I had a great time in high school though. I dated a bunch, and had a great group of friends. I was only offered cocaine once --in pre-calculus class, and stayed out of the way of the aggressive black girls in the girl's bathroom. There were some serious racial undercurrents going on, but I kind of dodged as much as I could. Everyone knew I didn't drink or smoke or have sex, and it kept me out of trouble for the most part. 

I made it through graduation with some great friendships I took as prizes with me. Still admire these girls and keep in touch a little. They taught me how to be a friend to girls. It was the best place in the world for me to grow up. 

Sunday, November 2, 2014

Brenda and Rocks and Halloween

This is my cute friend, and my cute husband. We went on a double date to the shooting range. I wanted to write a little about this because I realized I've got complicated feelings about guns. I grew up in Southern California where regular use of guns for hunting, like around here in Utah, is not the norm. My exposure to guns was hearing about drive by shootings, and a gun tragedy at my Dad's employee's house. They weren't something good guys had. The bad guys had guns. 
 A few years ago Jeff talked me into getting my concealed carry permit. I remember being in the class as they handed around a gun to show us how to take it apart.  I was shaking and had a really hard time through most of the class. I felt like an idiot reacting this way, but as I remember and write all of this out, I'm inclined to give myself a pass. Anyway I got on board, and Jeff and I have had some really good times at the gun range with friends. 

 My friend's husband is a great hunter as is Brenda herself. They have been very generous with elk and fish --not a bad gig to be their friends! The guns themselves are fun -- like high tech toys. You just have to always keep in mind at the same time that they are dangerous. It's an odd juxtaposition.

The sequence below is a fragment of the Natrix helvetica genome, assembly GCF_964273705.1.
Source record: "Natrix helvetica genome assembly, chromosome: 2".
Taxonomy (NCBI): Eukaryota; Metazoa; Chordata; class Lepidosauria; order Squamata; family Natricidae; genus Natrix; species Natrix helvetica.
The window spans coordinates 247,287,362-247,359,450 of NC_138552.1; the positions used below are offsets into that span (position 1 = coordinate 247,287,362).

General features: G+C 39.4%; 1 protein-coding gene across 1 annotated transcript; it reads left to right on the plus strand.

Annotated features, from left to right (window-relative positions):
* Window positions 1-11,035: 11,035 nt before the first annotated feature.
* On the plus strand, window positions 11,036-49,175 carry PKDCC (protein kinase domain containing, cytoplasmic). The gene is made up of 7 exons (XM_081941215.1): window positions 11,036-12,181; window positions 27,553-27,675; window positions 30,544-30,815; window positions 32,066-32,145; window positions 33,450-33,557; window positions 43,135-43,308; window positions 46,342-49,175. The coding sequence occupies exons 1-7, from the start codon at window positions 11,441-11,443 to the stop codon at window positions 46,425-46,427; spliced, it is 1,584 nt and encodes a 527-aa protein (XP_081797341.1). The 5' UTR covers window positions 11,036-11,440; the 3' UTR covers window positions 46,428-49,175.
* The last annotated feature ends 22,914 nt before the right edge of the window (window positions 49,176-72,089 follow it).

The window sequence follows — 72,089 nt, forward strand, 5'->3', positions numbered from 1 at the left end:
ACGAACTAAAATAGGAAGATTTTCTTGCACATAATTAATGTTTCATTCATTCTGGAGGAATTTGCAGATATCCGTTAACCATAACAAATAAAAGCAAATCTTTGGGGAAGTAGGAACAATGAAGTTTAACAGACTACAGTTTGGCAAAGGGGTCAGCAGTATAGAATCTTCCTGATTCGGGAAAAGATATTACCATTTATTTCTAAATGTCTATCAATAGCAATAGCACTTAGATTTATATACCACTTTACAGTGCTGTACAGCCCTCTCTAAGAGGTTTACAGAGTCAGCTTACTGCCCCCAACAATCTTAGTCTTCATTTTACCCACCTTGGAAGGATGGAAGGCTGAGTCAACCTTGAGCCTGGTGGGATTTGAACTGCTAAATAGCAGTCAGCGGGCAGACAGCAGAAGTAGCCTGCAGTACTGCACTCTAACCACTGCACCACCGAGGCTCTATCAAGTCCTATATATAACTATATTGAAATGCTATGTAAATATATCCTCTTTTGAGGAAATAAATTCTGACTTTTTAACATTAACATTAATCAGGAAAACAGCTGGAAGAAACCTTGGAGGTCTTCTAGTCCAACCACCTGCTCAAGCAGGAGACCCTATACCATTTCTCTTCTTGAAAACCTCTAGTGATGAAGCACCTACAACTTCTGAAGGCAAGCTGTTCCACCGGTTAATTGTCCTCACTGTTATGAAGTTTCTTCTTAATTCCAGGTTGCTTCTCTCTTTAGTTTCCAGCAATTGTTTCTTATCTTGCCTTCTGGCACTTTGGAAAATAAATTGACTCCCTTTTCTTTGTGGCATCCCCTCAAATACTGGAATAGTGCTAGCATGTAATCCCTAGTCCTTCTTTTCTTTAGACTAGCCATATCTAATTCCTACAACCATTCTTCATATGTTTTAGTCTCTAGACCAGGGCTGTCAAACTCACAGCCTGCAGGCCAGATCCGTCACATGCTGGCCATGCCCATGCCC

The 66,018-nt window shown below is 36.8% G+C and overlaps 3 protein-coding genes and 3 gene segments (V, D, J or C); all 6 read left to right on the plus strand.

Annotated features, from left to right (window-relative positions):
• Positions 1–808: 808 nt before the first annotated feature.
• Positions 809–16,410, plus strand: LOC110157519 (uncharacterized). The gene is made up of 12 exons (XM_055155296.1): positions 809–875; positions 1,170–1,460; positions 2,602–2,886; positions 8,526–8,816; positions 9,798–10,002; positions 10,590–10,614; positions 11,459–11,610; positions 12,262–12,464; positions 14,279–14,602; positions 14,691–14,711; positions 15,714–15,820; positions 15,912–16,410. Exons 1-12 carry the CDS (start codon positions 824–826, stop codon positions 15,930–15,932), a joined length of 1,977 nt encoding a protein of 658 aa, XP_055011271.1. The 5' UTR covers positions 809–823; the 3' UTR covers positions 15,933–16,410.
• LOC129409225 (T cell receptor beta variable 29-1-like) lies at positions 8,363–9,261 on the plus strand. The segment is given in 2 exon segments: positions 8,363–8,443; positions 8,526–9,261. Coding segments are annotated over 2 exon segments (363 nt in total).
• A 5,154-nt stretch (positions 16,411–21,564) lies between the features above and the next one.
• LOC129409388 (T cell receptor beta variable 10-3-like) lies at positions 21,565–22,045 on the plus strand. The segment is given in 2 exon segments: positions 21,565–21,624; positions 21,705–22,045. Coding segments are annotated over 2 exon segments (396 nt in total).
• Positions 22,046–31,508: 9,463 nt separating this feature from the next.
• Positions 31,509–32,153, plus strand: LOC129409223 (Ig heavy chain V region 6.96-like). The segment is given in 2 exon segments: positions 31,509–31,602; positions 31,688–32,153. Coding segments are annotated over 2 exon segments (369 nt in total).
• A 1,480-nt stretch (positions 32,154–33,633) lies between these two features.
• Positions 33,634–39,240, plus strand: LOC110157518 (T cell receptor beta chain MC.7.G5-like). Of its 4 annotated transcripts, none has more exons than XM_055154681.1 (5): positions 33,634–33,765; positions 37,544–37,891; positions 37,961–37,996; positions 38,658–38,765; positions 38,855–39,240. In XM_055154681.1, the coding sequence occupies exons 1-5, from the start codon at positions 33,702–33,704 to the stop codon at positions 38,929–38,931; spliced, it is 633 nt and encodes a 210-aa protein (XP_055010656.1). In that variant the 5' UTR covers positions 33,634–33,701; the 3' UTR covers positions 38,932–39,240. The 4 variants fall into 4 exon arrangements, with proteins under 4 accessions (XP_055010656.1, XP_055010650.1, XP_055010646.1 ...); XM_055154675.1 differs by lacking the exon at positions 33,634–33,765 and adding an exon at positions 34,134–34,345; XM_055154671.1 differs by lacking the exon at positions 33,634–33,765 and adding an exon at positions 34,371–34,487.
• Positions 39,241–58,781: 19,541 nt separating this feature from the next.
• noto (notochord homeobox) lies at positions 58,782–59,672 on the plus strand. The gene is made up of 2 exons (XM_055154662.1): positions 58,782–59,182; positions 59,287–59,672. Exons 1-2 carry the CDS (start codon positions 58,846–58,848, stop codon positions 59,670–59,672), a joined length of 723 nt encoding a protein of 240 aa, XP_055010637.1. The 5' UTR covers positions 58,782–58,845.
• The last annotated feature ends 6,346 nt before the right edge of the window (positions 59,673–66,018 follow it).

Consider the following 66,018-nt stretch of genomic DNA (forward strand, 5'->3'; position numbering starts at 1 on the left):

The bullets themselves are pretty --like shiny jewelry. As you shoot, the bullet backs (the brass) pop out of the back of the gun, and they are HOT. One of them popped right into the neck of my blouse and burned the heck out of my chest before I could get it out. Turtlenecks only for me from now on at the range.
 Monte brought his high powered rifle to let us try. I was scared to shoot it because I remembered the kick of a shotgun and how much it hurt my shoulder, but there was next to no kick on this guy --it was just LOUD. That was one drawback of a date to the range, you can't really have a ...conversation!
 The next day Brenda and I had our Haunted half marathon up the south fork of Provo Canyon. It was beautiful. One of the prettiest courses I'd ever seen. Huge race though --there must have been 2,000 people there, and most were in costume. We saw: the Jamaican bobsled team, Wolverine, the Joker, Tweedle dee and dum, a Home teacher on the last day of the month (that was hilarious. He was in a  full suit and tie), lots of witches and Minnies and Mickys. I wish I could remember all of them. 

 Great props.

 Oh! Alice in Wonderland.
 I liked the big markers --you weren't going to miss them!
 I loved this -- a group of friends dressed as the Pink Ladies. They welcomed us to the finish line. We took our time this race :)

 This last Thursday I needed some centering, and indulged in a drive up to Rock Canyon for my run. Most of the leaves are gone now, but I still loved it. The rock formations are spectacular here. 
 I saw a Western Blue Jay --can you see him? I may buy a dang telephoto lens for my phone camera!

 I don't know why this happens, but every once in a while you see a candle flame of a tree left with its glory. 

 Halloween itself we went to our neighborhood's street of treats. Who need trunks?? My friend Kelli puts herself on the line year after year organizing it, and it's a wonderful time to talk with everyone and just enjoy yourself. When I was little we would have ward potluck dinners that I loved (I have great memories of running up and down the halls --reverence? What's that?), and this reminds me of that casual, fun atmosphere although it's a neighborhood thing instead of church. 
 We take our Halloween seriously around here!